I've always loved the Nutcracker Ballet. I've been to see the Pacific Northwest Ballet's production of the Nutcracker several times, and it is so wonderful. The music is beautiful, and the expressiveness of the story played out in dance so lovely. The sets and costumes were designed by the amazing Maurice Sendak (of Where the Wild Things Are fame), giving the entire production an air of whimsy and magic that I have always loved.

Since we began having children, we've talked about how great it would be to take them to see the Nutcracker someday. My husband loves it too (and I feel ridiculously lucky to have a husband who enjoys the ballet), so it was something we've looked forward to for a long time.

Today we took all three of our kids to see it and it was just as magical as I'd hoped it would be.

My boys sat on the edges of their seats as the mice fought the toy soldiers. The cannon shot took them both by surprise. The giant mouse king was fascinating as ever and even they gasped a little when they saw the Nutcracker had changed into a prince. My daughter loved the character Clara, both as a girl and as the "ballet princess," as she called her. The ooh'ed and the snowflake dancers, and ahh'd at the sugar plumb fairies.

It was such a treat to sit with my kids and share something with them that I hold dear - and it actually played out as well as it could have. You know how it is with kids and expectations; they have a way of crushing your tightly held dreams with their chaotic reality. Yes, we had a couple stressful moments (that bell ringing to warn you intermission is winding down while you're still in the bathroom with a five year old who insists on taking 10 minutes to go "big potty" can definitely make the blood pressure rise a bit). But overall, they were so well behaved, they watched with rapt attention, and loved it.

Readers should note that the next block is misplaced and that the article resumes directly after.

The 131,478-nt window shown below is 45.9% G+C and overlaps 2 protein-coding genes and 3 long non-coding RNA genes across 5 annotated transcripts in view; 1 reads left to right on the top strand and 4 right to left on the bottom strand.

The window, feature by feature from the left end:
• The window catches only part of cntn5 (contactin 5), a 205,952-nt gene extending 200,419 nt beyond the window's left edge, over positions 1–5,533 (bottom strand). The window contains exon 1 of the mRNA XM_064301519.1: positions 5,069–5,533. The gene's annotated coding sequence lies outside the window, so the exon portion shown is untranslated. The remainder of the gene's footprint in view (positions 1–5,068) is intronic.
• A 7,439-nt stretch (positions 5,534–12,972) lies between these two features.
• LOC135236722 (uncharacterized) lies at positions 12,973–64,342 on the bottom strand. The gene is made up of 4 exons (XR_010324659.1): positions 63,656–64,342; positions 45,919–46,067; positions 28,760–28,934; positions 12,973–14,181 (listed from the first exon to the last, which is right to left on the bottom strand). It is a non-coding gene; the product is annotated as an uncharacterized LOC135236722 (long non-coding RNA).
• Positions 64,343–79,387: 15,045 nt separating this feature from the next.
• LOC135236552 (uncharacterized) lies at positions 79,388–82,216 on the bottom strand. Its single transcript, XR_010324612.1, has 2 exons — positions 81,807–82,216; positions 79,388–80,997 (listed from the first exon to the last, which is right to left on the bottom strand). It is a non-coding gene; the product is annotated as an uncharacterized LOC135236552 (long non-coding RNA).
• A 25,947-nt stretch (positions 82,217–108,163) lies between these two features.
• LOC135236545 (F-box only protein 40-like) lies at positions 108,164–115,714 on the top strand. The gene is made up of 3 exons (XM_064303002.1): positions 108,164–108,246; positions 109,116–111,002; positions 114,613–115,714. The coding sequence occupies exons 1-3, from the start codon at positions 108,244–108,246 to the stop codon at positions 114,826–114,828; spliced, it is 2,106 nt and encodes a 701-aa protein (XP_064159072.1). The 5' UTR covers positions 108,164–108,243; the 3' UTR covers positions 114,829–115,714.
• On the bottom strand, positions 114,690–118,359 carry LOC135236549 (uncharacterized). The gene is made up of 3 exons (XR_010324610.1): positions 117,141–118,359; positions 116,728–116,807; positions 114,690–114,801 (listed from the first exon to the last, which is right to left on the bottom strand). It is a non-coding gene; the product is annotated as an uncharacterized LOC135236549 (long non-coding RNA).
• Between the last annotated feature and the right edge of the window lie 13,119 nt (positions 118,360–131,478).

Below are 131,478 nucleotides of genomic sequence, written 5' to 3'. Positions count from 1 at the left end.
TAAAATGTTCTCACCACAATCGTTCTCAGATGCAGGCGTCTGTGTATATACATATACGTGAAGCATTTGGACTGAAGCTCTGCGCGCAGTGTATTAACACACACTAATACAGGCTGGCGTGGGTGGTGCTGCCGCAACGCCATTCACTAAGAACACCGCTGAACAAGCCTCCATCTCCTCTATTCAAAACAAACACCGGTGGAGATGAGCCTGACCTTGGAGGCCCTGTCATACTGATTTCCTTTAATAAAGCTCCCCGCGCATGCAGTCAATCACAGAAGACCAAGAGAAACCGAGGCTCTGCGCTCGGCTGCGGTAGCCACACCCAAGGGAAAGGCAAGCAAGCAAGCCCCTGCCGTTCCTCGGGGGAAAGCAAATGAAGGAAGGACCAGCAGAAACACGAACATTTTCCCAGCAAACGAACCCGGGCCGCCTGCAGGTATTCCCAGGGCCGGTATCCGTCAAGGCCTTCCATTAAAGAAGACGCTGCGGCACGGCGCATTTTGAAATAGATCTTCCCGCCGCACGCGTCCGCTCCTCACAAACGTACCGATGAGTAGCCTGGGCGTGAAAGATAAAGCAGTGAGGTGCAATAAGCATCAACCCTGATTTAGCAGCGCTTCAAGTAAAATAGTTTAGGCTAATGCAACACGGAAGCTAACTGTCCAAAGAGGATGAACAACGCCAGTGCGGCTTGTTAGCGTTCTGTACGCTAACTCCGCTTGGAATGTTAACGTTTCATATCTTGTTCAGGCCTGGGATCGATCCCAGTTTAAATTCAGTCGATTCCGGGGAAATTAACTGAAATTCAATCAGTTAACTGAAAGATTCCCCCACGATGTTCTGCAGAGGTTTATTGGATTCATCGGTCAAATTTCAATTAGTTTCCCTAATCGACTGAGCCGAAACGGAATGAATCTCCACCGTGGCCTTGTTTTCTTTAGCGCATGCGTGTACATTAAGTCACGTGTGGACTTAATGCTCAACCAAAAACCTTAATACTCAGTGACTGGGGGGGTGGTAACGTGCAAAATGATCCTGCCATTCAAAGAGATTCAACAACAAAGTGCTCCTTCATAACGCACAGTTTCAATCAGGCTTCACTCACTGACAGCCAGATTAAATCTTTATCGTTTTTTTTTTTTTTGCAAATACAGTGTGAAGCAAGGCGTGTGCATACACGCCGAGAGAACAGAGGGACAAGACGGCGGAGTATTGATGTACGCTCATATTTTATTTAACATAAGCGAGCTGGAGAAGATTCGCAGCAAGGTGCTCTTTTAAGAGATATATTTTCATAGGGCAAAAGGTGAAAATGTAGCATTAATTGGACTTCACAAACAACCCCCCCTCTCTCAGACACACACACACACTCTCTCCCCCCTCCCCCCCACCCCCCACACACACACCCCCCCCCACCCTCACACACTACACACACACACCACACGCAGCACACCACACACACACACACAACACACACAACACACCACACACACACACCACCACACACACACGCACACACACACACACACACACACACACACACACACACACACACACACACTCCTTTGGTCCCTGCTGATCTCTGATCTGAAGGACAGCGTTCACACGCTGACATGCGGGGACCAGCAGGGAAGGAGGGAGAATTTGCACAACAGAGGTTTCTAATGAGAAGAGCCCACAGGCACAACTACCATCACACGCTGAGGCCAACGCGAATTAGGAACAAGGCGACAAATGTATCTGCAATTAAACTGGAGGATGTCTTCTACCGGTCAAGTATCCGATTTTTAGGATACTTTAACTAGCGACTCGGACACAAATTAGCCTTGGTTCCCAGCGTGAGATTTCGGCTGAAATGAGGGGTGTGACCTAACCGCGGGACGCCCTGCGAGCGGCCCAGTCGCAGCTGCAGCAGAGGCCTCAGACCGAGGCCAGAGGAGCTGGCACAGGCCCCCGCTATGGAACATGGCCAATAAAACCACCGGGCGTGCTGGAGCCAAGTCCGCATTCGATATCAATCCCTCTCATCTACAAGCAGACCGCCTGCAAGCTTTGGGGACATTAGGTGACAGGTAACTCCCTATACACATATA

We wound down the day by having dinner and dessert backwards (courtesy of my three year old who needed a potty stop and the closest bathroom happened to be at a Dairy Queen), and later watched Charlie Brown Christmas snuggled on the couch together.

Life with kids isn't all fun and games, but sometimes things fall into place just how you imagined. Today was one of those magical days.

Monday, November 26, 2012

Back on track (again...)

I did fairly well with my November goals toward making healthier choices and getting leaner. That is, until I started baking last week. As much as I told myself I wasn't going to go nuts over the holiday weekend, Thanksgiving-style eating pretty much went from last Wednesday through Sunday.

Today, however, I turned over a new leaf. Again. Because, you know, I've never been in this position before - trying to lose a bit of weight and spinning my wheels as I allow every distraction under the sun to derail my progress (sarcasm, anyone?). Anyway, today was a good day and I feel better for it.